Bioinformatics, Genes, Proteins and Computers
Author(s): C.A. Orengo, D.T. Jones and J.M.Thornton eds.

ISBN 1-85996-0545

More Information
Bios Scientific Publishers, Oxford. (July 2003)
Paperback: 298 pages

Bios have three series of titles that they call Instant Notes, Advanced Text and Advanced Methods. I recently reviewed Instant Notes in Bioinformatics by D.R. Westhead, J.H. Parish and R.M. Twyman (ref. to previous review). I would not say that the present volume under the Advanced Text title is more advanced than the Instant Notes, but it is certainly more thought provoking as you might expect. The major emphasis is on proteins and the major contribution is by staff of University College, London and their co-workers.

In her preface, Janet Thornton struggles a little to define bioinformatics. Her possible succinct definition is: ‘the collecting, archiving, organisation and interpretation of biological data’. This is too broad as it could be taken to include Ecology and Systematics (Taxonomy). I prefer her other thoughts: ‘a necessary evil’ … ‘whereby all biologists will become applied bioinformaticians at some level.’ However, in the very first chapter, Sylvia Nagl explains exactly what bioinformatics is about under the title ‘Molecular evolution.’ Organisms and cells contain information largely encoded in DNA, RNA and proteins. This information is manipulated by complex systems and is subject to evolutionary change. We can manipulate the same information in computers and thereby try to understand how these complex systems function in terms of the processes that are going on. For me, this is the essence of bioinformatics that distinguishes it from other branches of computational biology or biostatistics.

Chapter 2 on ‘Gene finding’ by J.G. Sgouros and R.M. Twyman is a succinct account of genetic and physical mapping (strangely lacking from the Instant Notes book), transcript mapping and the use of bioinformatics to predict regions of DNA coding for both RNA and proteins. The point is well made that experimental confirmation of both transcript and protein sequences is essential and that prediction can only guide these experiments.

Chapters 4-6 concentrate on protein sequences: ‘Sequence comparison methods’ by C. Orengo, ‘Amino acid residue conservation’ by W.S.J. Valdar and D.T. Jones and ‘Function prediction from protein sequence’ by S.B. Nagl. The material is well known and well presented and emphasises the fact that if you already have information about what a protein sequence is doing it is likely that similar sequences will be doing the same.

Chapters 6-11 relay the same message for protein structures: ‘Protein structure comparison’ by I. Sillitoe and C. Orengo, ‘Protein structure classifications’ by F. Pearl and C. Orengo, ‘Comparative modeling’ by A.C.R. Martin, ‘Protein structure prediction’ by D.T. Jones, ‘From protein structure to function’ by A.E. Todd and ‘From structure-based genome annotation to understanding genes and proteins’ by S.A. Teichmann. I used to find this area hard to understand, but I think it may have been because the people explaining it did not understand it very well either. A tremendous amount of progress has been made in the last 20 years and I recommend this as an excellent introduction for someone new to the subject. Annabel Todd asks ‘What is function?’ I think it is pretty clear that function cannot be described in isolation but only as part of a process in a working system. There must be examples of the same molecule that does different things according to the system and the environment in which it finds itself? Sarah Teichmann shows how structural knowledge of entire proteomes can help us to understand the evolution of protein families in complete genomes, in multidomain proteins and in their functional context in cells such as in metabolic pathways.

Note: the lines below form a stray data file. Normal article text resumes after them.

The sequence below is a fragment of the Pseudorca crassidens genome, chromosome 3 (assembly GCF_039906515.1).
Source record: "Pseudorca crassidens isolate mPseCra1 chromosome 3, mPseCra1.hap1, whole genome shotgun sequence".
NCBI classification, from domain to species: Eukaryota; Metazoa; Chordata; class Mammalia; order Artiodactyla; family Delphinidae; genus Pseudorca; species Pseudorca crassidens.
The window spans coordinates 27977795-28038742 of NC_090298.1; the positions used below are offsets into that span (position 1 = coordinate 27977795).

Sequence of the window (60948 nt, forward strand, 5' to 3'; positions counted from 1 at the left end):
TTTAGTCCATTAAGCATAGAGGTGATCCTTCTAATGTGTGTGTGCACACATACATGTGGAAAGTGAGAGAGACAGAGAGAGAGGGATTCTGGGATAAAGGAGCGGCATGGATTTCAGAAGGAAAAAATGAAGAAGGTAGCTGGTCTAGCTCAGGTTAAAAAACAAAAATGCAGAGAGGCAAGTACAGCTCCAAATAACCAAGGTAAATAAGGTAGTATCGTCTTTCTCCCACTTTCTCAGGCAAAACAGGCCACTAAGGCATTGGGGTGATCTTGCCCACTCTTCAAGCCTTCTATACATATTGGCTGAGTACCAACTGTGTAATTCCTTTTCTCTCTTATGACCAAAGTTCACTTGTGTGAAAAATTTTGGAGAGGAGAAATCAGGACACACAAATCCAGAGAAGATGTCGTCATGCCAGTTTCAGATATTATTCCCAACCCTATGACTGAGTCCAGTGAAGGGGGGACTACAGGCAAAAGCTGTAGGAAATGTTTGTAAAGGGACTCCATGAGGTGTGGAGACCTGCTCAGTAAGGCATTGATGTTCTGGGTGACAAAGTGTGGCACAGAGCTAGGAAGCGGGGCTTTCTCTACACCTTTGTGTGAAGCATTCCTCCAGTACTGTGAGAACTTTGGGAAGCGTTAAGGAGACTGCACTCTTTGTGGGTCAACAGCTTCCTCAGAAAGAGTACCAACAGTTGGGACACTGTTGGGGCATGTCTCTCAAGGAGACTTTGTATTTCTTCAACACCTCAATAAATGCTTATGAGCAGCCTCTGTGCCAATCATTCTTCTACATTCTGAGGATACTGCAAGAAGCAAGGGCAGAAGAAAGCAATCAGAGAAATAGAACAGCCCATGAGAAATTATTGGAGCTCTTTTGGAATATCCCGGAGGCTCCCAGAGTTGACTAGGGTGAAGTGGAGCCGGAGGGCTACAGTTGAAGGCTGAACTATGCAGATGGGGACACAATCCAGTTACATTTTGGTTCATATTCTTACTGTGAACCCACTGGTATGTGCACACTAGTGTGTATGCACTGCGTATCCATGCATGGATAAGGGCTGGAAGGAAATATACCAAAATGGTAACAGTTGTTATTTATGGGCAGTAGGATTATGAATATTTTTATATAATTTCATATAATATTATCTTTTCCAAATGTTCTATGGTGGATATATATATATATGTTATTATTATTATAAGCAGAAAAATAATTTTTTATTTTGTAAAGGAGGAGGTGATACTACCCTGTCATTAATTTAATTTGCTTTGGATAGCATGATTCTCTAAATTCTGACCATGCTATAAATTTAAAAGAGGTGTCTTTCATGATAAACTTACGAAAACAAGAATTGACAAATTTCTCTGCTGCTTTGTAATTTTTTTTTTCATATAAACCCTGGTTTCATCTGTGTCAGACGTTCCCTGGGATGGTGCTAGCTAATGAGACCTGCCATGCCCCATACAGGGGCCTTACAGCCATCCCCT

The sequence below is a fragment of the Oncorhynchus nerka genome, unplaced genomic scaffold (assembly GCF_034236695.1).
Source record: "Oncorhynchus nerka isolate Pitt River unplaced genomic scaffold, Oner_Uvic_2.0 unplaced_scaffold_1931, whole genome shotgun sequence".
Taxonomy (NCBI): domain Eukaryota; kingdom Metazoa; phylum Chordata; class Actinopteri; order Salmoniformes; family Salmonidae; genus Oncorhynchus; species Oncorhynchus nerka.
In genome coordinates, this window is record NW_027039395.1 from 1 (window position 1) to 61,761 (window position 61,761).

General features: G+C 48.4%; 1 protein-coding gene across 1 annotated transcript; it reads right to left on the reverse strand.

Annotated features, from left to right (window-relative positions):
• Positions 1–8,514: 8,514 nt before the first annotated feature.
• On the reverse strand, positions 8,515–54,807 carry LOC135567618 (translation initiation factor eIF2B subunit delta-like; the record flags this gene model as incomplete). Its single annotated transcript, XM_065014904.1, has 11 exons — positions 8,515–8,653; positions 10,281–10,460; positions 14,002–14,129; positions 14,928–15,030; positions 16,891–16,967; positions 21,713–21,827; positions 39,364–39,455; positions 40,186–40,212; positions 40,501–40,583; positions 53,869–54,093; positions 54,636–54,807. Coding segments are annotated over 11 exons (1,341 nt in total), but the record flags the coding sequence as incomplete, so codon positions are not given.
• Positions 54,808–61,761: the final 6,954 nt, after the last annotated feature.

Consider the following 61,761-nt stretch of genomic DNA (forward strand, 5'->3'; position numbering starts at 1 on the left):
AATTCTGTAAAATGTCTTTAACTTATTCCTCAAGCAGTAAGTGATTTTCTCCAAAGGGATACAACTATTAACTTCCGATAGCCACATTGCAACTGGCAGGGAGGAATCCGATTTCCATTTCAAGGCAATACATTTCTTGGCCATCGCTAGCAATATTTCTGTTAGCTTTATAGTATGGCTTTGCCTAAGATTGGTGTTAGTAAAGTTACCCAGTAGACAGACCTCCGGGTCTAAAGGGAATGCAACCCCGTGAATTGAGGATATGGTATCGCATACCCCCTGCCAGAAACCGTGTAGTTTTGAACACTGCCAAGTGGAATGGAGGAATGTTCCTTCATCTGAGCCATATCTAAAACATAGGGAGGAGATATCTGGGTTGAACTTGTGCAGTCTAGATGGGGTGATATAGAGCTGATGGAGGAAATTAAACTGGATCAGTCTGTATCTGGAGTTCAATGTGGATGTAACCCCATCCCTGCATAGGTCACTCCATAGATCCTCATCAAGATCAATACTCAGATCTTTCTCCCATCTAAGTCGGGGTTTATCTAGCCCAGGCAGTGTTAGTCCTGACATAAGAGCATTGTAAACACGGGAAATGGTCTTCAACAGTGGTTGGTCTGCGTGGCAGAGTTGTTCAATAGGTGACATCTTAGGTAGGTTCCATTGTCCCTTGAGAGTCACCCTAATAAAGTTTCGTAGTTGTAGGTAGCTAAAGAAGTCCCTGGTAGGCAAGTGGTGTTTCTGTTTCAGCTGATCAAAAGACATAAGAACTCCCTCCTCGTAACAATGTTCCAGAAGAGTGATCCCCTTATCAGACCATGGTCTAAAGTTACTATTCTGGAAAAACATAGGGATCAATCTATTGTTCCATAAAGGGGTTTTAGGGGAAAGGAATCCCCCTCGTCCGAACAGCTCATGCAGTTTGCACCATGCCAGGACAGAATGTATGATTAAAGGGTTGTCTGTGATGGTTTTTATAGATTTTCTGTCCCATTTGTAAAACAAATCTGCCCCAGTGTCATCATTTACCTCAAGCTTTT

Chapters 12-16 are based on newer technologies relating to protein-protein interactions, gene expression and protein expression: ‘Global approaches for studying protein-protein interaction’ by S.A. Teichmann, ‘Predicting the structure of protein-biomolecular interactions’ by R.M. Jackson, ‘Experimental use of DNA arrays’ by P. Kellam and X. Liu, ‘Mining gene expression data’ by X. Liu and P. Kellam and ‘Proteomics’ by M.P. Weir, W.P. Blackstock and R.M. Twyman. These are hot topics in bioinformatics but are less well integrated into the intellectual flow. It might have been better to put gene expression after gene finding and proteomics before the protein chapters.

Chapter 17 ‘Data management of biological information’ by N.J. Martin with a bit of RDBS and SQL is oddly placed, it could have been Chapter 2, or omitted. Chapter 18 ‘Internet technologies of bioinformatics’ by A.C.R. Martin could certainly have been omitted, especially Figures 18.1 and 18.2. There is a brief glossary that seems rather too elementary.

Apart from some minor reservations mentioned, I can strongly recommend this book to those who require an up-to-date introductory account of established and emerging procedures for the study of proteins with the help of computer programs.

Martin Bishop. HGMP, UK